A last series of questions I have concerns tone sande for 七 qi1 and 八ba1. I recall reading meaning years ago that these words change to second tone before fourth tone words, but have not seen this since, despite reading several excellent Chinese grammars and a few quite technical essays on tone sandhi in Mandarin. Does anyone recall anything about this? Could it possibly be a feature of Taiwan-based or classically oriented Mandarin?

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Hello Altair! I edited this into my "DEBATE 'ling'" post.

Except written, all (一yi1)s are used as cardinal numbers.

NO CHANGE

yi1 = yi1 (isolated) 一

yi1 + yi1 = yi1 yi1 (repeated) 一一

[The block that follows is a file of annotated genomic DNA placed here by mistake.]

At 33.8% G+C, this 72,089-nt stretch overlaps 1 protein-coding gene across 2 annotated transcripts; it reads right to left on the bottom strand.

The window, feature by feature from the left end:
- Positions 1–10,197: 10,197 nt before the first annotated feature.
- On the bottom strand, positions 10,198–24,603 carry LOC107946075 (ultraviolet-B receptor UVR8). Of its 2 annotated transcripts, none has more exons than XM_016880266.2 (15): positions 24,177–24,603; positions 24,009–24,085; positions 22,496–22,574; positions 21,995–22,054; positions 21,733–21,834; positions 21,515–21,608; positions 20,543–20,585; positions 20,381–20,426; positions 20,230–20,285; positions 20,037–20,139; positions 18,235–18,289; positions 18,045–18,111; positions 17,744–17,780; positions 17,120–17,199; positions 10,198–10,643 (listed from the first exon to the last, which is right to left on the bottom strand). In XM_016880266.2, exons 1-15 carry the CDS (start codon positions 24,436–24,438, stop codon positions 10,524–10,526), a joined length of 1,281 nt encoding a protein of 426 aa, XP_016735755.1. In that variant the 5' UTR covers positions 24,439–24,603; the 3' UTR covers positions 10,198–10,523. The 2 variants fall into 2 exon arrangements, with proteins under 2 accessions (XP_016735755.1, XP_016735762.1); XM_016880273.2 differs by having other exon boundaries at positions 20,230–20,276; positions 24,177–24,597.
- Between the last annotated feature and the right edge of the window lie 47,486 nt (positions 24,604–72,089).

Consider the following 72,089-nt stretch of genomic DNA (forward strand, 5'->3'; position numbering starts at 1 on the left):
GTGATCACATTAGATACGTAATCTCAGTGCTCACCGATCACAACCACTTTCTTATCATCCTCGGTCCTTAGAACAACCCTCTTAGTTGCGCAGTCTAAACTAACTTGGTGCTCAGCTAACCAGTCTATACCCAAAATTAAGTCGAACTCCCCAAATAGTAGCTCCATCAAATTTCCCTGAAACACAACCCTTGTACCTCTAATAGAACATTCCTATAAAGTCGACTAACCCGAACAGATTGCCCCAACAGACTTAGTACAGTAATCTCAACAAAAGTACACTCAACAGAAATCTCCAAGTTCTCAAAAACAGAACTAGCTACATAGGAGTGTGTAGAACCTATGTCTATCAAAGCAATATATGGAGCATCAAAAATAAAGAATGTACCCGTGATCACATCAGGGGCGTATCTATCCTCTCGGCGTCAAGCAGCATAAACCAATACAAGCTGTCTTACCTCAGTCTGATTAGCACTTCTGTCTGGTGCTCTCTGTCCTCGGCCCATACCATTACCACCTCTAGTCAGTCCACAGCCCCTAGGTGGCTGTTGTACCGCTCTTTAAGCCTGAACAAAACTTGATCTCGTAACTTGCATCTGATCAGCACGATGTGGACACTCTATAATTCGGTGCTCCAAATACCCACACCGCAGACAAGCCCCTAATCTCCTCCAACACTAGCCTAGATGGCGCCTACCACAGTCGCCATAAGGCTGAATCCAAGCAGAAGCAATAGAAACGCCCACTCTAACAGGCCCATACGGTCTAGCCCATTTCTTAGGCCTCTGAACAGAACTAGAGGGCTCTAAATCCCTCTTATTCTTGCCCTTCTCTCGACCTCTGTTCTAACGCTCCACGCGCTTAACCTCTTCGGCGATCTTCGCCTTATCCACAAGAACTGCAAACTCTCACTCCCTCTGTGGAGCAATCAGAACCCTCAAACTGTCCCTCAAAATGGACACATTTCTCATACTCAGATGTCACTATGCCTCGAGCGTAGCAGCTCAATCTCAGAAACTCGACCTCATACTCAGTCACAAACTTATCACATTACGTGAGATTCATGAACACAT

yi1(used as ordinal number) + any tone = yi1

一班*, 一时*, 一楼*, 一课*

CHANGE

yi1 + 1st tone = yi4 一井, 一千, 一般, 一班*

yi1 + 2nd tone = yi4 一石, 一头, 一层, 一棵, 一楼*

yi1 + 3rd tone = yi4 一百, 一国, 一时*

yi1 + 4th tone = yi2 一个, 一刻, 一客, 一半, 一课*

-------------------------------------------------------------------------------

Tone sandhi (in Mandarin) has nothing to do with the previous word, such as 第 in 第一. But it is the following word that determines the tone of the previous word, such as 一 in 一百.

--------------------------------------------------------------------------------

不bu4

bu4 (isolated) = bu4

bu4 + 1st tone = bu4

bu4 + 2nd tone = bu4

bu4 + 3rd tone = bu4

bu4 + 4th tone = bu2

bu4 + 5th tone = bu4

--------------------------------------------------------------------------------

他一回头就大声的开始企图圆谎.

Ta1 yi4 hui2 tou2 ...

一yi1 is followed by a 2nd tone, 回hui2, change 一yi1 >> 一yi4.

Your translation is perfect!